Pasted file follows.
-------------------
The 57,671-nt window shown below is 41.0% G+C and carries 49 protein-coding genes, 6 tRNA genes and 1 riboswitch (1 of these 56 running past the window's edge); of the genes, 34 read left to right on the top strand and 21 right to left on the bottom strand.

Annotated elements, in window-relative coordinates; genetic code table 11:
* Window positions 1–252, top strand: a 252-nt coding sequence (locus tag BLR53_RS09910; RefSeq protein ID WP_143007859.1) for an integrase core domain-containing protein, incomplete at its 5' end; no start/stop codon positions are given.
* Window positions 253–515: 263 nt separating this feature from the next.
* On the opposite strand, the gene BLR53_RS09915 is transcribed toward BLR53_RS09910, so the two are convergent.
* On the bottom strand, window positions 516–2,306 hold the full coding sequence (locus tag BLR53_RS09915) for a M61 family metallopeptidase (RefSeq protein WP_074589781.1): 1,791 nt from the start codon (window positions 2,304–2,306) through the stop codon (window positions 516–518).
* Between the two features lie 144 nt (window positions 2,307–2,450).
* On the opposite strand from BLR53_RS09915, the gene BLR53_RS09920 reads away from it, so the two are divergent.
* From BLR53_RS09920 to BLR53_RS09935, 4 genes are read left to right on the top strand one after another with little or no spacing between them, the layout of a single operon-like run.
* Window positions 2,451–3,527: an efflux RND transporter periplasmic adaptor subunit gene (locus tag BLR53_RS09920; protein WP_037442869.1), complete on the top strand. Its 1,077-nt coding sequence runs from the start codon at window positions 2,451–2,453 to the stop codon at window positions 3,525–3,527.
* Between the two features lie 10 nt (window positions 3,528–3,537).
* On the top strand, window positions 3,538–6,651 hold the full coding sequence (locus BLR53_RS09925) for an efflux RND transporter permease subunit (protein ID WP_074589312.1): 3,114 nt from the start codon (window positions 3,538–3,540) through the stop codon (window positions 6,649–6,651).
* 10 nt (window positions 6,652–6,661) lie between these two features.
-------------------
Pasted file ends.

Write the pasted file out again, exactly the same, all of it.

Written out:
The 57,671-nt window shown below is 41.0% G+C and carries 49 protein-coding genes, 6 tRNA genes and 1 riboswitch (1 of these 56 running past the window's edge); of the genes, 34 read left to right on the top strand and 21 right to left on the bottom strand.

Annotated elements, in window-relative coordinates; genetic code table 11:
* Window positions 1–252, top strand: a 252-nt coding sequence (locus tag BLR53_RS09910; RefSeq protein ID WP_143007859.1) for an integrase core domain-containing protein, incomplete at its 5' end; no start/stop codon positions are given.
* Window positions 253–515: 263 nt separating this feature from the next.
* On the opposite strand, the gene BLR53_RS09915 is transcribed toward BLR53_RS09910, so the two are convergent.
* On the bottom strand, window positions 516–2,306 hold the full coding sequence (locus tag BLR53_RS09915) for a M61 family metallopeptidase (RefSeq protein WP_074589781.1): 1,791 nt from the start codon (window positions 2,304–2,306) through the stop codon (window positions 516–518).
* Between the two features lie 144 nt (window positions 2,307–2,450).
* On the opposite strand from BLR53_RS09915, the gene BLR53_RS09920 reads away from it, so the two are divergent.
* From BLR53_RS09920 to BLR53_RS09935, 4 genes are read left to right on the top strand one after another with little or no spacing between them, the layout of a single operon-like run.
* Window positions 2,451–3,527: an efflux RND transporter periplasmic adaptor subunit gene (locus tag BLR53_RS09920; protein WP_037442869.1), complete on the top strand. Its 1,077-nt coding sequence runs from the start codon at window positions 2,451–2,453 to the stop codon at window positions 3,525–3,527.
* Between the two features lie 10 nt (window positions 3,528–3,537).
* On the top strand, window positions 3,538–6,651 hold the full coding sequence (locus BLR53_RS09925) for an efflux RND transporter permease subunit (protein ID WP_074589312.1): 3,114 nt from the start codon (window positions 3,538–3,540) through the stop codon (window positions 6,649–6,651).
* 10 nt (window positions 6,652–6,661) lie between these two features.